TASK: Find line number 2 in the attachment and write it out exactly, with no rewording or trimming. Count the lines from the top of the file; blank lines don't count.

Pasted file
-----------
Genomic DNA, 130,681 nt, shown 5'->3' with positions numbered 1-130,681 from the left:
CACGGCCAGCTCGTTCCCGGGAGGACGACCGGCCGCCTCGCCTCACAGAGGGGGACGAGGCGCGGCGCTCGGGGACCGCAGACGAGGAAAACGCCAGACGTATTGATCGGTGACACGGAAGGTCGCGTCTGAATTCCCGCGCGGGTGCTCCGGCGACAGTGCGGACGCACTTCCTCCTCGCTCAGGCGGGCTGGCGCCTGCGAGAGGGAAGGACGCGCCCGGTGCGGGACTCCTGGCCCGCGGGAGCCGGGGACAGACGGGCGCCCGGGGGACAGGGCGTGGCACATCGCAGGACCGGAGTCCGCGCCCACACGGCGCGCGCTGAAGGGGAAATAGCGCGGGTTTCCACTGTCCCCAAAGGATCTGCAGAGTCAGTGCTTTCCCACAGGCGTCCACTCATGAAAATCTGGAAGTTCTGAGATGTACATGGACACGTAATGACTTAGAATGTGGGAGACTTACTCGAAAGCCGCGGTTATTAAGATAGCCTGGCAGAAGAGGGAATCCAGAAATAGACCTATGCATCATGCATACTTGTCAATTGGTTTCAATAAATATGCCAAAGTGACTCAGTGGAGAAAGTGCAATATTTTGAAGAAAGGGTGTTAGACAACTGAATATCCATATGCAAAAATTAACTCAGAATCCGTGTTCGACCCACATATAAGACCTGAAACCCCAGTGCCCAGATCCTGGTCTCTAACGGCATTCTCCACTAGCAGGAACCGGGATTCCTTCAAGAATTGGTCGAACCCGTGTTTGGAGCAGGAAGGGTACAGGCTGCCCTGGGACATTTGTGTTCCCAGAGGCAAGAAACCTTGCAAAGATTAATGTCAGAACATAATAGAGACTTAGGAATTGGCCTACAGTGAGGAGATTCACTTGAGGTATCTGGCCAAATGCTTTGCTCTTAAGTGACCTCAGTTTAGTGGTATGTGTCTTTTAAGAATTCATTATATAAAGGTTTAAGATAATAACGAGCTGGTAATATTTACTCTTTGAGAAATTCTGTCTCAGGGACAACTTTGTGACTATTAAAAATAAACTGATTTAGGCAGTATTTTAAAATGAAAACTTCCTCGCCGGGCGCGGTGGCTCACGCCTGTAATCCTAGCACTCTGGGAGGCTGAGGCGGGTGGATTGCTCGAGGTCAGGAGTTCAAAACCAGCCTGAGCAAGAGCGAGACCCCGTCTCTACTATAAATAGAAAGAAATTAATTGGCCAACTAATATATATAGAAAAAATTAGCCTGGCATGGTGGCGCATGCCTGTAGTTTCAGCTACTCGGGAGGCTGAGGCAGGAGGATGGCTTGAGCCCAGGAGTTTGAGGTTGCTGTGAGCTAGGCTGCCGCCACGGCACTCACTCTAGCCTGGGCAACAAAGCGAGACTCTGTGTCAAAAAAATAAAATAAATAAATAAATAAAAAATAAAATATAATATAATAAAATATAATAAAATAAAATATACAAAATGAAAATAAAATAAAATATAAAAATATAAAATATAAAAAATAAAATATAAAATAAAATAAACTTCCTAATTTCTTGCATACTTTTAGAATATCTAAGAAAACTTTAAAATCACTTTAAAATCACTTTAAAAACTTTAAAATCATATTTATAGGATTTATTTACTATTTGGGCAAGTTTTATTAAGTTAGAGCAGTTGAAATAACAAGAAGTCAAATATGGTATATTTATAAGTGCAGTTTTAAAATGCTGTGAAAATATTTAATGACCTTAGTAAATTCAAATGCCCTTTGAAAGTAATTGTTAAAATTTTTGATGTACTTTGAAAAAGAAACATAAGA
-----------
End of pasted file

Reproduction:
CACGGCCAGCTCGTTCCCGGGAGGACGACCGGCCGCCTCGCCTCACAGAGGGGGACGAGGCGCGGCGCTCGGGGACCGCAGACGAGGAAAACGCCAGACGTATTGATCGGTGACACGGAAGGTCGCGTCTGAATTCCCGCGCGGGTGCTCCGGCGACAGTGCGGACGCACTTCCTCCTCGCTCAGGCGGGCTGGCGCCTGCGAGAGGGAAGGACGCGCCCGGTGCGGGACTCCTGGCCCGCGGGAGCCGGGGACAGACGGGCGCCCGGGGGACAGGGCGTGGCACATCGCAGGACCGGAGTCCGCGCCCACACGGCGCGCGCTGAAGGGGAAATAGCGCGGGTTTCCACTGTCCCCAAAGGATCTGCAGAGTCAGTGCTTTCCCACAGGCGTCCACTCATGAAAATCTGGAAGTTCTGAGATGTACATGGACACGTAATGACTTAGAATGTGGGAGACTTACTCGAAAGCCGCGGTTATTAAGATAGCCTGGCAGAAGAGGGAATCCAGAAATAGACCTATGCATCATGCATACTTGTCAATTGGTTTCAATAAATATGCCAAAGTGACTCAGTGGAGAAAGTGCAATATTTTGAAGAAAGGGTGTTAGACAACTGAATATCCATATGCAAAAATTAACTCAGAATCCGTGTTCGACCCACATATAAGACCTGAAACCCCAGTGCCCAGATCCTGGTCTCTAACGGCATTCTCCACTAGCAGGAACCGGGATTCCTTCAAGAATTGGTCGAACCCGTGTTTGGAGCAGGAAGGGTACAGGCTGCCCTGGGACATTTGTGTTCCCAGAGGCAAGAAACCTTGCAAAGATTAATGTCAGAACATAATAGAGACTTAGGAATTGGCCTACAGTGAGGAGATTCACTTGAGGTATCTGGCCAAATGCTTTGCTCTTAAGTGACCTCAGTTTAGTGGTATGTGTCTTTTAAGAATTCATTATATAAAGGTTTAAGATAATAACGAGCTGGTAATATTTACTCTTTGAGAAATTCTGTCTCAGGGACAACTTTGTGACTATTAAAAATAAACTGATTTAGGCAGTATTTTAAAATGAAAACTTCCTCGCCGGGCGCGGTGGCTCACGCCTGTAATCCTAGCACTCTGGGAGGCTGAGGCGGGTGGATTGCTCGAGGTCAGGAGTTCAAAACCAGCCTGAGCAAGAGCGAGACCCCGTCTCTACTATAAATAGAAAGAAATTAATTGGCCAACTAATATATATAGAAAAAATTAGCCTGGCATGGTGGCGCATGCCTGTAGTTTCAGCTACTCGGGAGGCTGAGGCAGGAGGATGGCTTGAGCCCAGGAGTTTGAGGTTGCTGTGAGCTAGGCTGCCGCCACGGCACTCACTCTAGCCTGGGCAACAAAGCGAGACTCTGTGTCAAAAAAATAAAATAAATAAATAAATAAAAAATAAAATATAATATAATAAAATATAATAAAATAAAATATACAAAATGAAAATAAAATAAAATATAAAAATATAAAATATAAAAAATAAAATATAAAATAAAATAAACTTCCTAATTTCTTGCATACTTTTAGAATATCTAAGAAAACTTTAAAATCACTTTAAAATCACTTTAAAAACTTTAAAATCATATTTATAGGATTTATTTACTATTTGGGCAAGTTTTATTAAGTTAGAGCAGTTGAAATAACAAGAAGTCAAATATGGTATATTTATAAGTGCAGTTTTAAAATGCTGTGAAAATATTTAATGACCTTAGTAAATTCAAATGCCCTTTGAAAGTAATTGTTAAAATTTTTGATGTACTTTGAAAAAGAAACATAAGA